CHANG: Hidden from much of the story people tell today about the reproductive rights movement in the U.S., even though Pat Maginnis helped change the trajectory of that entire movement. What's happening in Texas right now is reminiscent of the world Maginnis first entered in the 1960s as an activist.

UNIDENTIFIED ACTOR #5: (Reading) I was told you would refer names and phone numbers of someone in this area who will perform an abortion. We could also manage to leave the state if necessary. My last menstrual period was approximately January 6. I've missed one period.

CHANG: So to help us understand what might lie ahead, we wanted to revisit the battle Pat Maginnis fought. You see - back in the early 1960s, abortion was illegal all across the U.S., except when doctors granted certain medical exceptions. But for anyone who didn't fall under one of those exceptions and wanted an abortion, the procedure could be dangerous.


PATRICIA MAGINNIS: Women were dying every year. This was the largest cause of maternal death, just savage.

CHANG: This is a snippet of an oral history Pat Maginnis gave to the Schlesinger Library at Radcliffe College back in 1975.


MAGINNIS: It left little children without mothers. It left husbands without wives. It was just demoralizing in the extreme. And yet what was so overwhelming was that people were so terrified of the word abortion.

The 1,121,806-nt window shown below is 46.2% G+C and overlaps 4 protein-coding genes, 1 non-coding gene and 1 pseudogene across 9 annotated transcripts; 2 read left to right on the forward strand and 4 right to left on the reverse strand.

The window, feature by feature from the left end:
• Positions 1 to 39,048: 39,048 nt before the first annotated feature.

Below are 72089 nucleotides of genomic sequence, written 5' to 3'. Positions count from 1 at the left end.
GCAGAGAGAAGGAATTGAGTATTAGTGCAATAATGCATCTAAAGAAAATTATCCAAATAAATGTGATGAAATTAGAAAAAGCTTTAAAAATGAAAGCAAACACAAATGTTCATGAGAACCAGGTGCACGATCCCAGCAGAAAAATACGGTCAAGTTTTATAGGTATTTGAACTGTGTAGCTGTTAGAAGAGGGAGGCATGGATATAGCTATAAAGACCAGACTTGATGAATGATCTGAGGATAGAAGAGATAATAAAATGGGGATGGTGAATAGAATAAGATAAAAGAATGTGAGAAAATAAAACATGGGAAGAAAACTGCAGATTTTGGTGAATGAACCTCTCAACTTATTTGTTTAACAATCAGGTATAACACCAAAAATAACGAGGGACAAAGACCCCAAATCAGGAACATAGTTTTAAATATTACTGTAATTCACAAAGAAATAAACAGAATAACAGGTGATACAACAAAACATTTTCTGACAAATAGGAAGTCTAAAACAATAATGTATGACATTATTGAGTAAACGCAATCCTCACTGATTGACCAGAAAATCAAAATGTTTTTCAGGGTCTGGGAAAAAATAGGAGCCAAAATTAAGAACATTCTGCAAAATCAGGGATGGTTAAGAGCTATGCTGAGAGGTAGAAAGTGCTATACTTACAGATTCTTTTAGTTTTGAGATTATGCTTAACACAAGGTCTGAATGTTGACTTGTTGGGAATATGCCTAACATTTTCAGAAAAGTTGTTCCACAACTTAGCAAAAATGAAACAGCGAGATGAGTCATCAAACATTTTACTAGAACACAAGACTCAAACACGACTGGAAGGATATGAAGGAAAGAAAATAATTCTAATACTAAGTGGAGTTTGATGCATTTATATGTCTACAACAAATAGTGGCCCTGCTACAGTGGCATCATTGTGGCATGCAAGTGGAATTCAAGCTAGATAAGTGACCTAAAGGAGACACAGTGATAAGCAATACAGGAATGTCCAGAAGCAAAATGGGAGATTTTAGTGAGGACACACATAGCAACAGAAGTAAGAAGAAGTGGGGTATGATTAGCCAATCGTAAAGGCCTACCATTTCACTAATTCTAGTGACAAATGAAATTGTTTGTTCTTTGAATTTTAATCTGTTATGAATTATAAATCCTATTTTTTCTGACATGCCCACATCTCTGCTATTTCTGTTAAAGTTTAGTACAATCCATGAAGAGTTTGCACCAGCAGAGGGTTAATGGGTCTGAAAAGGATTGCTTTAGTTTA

CHANG: But Maginnis was about to change that.

LILI LOOFBOUROW: So she made a point of actually saying the word as much as she could.

CHANG: Lili Loofbourow profiled Maginnis for Slate and says Maginnis was kind of the first person to take the taboo out of the word.

LOOFBOUROW: I'm going to talk about abortion, abortion. She just was really determined to not let conventions that I think she had found extremely stultifying keep her from liberties that she felt she and other women deserved.


MAGINNIS: Some hundred thousand women every year - this is California women alone - subject themselves to improperly or illegal abortions.

CHANG: Here's Maginnis giving an interview on the street in 1963.


MAGINNIS: I think that in itself is a rather staggering figure. And I feel great indignation as a woman to think that women have to subject themselves to second-rate medical care for a safe surgical procedure.

LESLIE REAGAN: She was the first person who spoke publicly saying abortion should be completely decriminalized. I'm Leslie Reagan. And I'm the author of the book "When Abortion Was A Crime."

CHANG: Maginnis, Reagan says, would stand on street corners in San Francisco in the early '60s, passing out leaflets to people about abortion classes and even do-it-yourself abortions.